S. 3515 (112th): Protect America’s Privacy Act of 2012

Introduced:
Aug 02, 2012 (112th Congress, 2011–2013)
Status:
Died (Referred to Committee)
Sponsor
Jeff Merkley
Junior Senator from Oregon
Party
Democrat
Text
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Last Updated
Aug 02, 2012
Length
20 pages
 
Status

This bill was introduced on August 2, 2012, in a previous session of Congress, but was not enacted.

Progress
Introduced Aug 02, 2012
Referred to Committee Aug 02, 2012
 
Full Title

A bill to amend the Foreign Intelligence Surveillance Act of 1978 to provide additional protections for privacy and for other purposes.

Summary

No summaries available.

Cosponsors
2 cosponsors (2D) (show)
Committees

Senate Judiciary

The committee chair determines whether a bill will move past the committee stage.

 
Primary Source

THOMAS.gov (The Library of Congress)

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Notes

S. stands for Senate bill.

A bill must be passed by both the House and Senate in identical form and then be signed by the president to become law.

The bill’s title was written by its sponsor.

GovTrack’s Bill Summary

We don’t have a summary available yet.

Library of Congress Summary

The summary below was written by the Congressional Research Service, which is a nonpartisan division of the Library of Congress.


8/2/2012--Introduced.
Protect America's Privacy Act of 2012 - Amends the Foreign Intelligence Surveillance Act of 1978 (FISA) to prohibit the targeting of a person outside the United States when a significant purpose of the acquisition is to acquire the communications of a particular, known person reasonably believed to be within the United States, except in accordance with FISA title I (Electronic Surveillance).
Prohibits receiving into evidence any information obtained in an acquisition against any U.S. person for which a deficiency in the procedures for acquiring such information is identified by the Foreign Intelligence Surveillance Court. Provides an exception if the government corrects any deficiencies so identified, at that time permitting use or disclosure under such minimization procedures as the Court shall establish for such purposes.
Prohibits a communication from being acquired under FISA title VII if the government knows before or at the time of acquisition that the communication is to, or from, a person reasonably believed to be in the United States. Provides exceptions when there is reason to believe that:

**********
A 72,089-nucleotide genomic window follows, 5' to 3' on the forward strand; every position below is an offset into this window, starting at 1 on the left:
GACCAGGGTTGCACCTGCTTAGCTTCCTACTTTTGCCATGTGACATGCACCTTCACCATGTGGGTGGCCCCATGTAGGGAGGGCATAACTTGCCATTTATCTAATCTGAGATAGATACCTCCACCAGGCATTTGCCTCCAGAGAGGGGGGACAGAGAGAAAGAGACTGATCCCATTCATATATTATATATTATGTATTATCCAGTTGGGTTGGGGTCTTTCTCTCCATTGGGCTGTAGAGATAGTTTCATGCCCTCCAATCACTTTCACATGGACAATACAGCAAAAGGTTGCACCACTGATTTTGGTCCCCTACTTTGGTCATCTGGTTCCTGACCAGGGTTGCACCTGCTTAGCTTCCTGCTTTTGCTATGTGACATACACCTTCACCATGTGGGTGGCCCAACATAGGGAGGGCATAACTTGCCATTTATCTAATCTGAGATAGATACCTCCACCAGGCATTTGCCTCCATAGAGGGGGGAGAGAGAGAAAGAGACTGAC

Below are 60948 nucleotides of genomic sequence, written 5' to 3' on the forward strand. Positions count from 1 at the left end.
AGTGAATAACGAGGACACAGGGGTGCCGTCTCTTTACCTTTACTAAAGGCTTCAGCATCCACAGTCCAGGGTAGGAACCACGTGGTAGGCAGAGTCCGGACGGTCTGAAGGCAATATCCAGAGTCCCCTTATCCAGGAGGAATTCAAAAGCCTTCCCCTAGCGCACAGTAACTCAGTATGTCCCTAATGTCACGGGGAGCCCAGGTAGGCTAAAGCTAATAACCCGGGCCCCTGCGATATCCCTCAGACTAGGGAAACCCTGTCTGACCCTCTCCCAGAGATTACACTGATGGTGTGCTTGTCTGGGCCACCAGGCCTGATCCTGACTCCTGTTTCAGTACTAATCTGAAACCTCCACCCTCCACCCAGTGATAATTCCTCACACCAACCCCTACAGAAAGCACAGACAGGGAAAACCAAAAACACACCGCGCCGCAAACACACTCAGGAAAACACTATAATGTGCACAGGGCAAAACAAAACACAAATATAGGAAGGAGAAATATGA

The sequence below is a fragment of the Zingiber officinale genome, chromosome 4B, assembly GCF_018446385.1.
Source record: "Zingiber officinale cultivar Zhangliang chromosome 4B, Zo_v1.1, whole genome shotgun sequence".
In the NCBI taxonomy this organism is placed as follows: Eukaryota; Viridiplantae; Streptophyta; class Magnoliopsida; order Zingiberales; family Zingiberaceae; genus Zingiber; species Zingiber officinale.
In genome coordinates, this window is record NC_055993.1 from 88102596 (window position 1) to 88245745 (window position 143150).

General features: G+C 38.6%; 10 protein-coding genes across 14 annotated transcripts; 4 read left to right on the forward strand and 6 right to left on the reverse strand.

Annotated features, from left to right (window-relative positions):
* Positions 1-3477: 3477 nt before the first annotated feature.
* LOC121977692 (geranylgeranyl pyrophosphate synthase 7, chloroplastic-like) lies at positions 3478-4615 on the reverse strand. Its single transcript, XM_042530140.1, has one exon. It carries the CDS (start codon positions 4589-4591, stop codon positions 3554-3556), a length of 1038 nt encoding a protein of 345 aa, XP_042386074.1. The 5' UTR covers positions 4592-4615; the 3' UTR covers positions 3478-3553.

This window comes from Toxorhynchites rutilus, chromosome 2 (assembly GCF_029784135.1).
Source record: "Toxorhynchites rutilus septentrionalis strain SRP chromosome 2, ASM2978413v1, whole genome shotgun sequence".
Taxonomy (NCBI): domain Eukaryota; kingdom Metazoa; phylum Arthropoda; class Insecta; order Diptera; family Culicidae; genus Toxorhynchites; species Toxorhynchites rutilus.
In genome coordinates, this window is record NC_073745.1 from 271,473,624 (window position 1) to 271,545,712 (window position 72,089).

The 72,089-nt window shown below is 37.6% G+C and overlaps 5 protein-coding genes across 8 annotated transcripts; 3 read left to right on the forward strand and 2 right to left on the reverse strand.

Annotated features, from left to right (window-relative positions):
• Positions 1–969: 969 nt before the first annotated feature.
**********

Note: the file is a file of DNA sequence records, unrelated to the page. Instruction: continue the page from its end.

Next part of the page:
(1) the communication concerns international terrorist activities directed against the United States or activities in preparation therefor;
(2) the target reasonably believed to be outside the United States is an agent of a foreign group engaged in international terrorism or activities in preparation therefor; or
(3) the acquisition is necessary to prevent death or serious bodily harm.
Requires the government to separately handle or otherwise manage a communication acquired under title VII to, or from, a person reasonably believed to be in the United States so that there shall be no access to the communication, except in accordance with title I or provisions of this paragraph.
Allows the access to, and use of, such acquisition for up to seven days if there are conditions similar to the above exceptions.
Requires annual audits from the Inspectors General of the Department of Defense (DOD) and Department of Justice (DOJ) concerning implementation of, and compliance with, this paragraph.

House Republican Conference Summary

The summary below was written by the House Republican Conference, which is the caucus of Republicans in the House of Representatives.


No summary available.

House Democratic Caucus Summary

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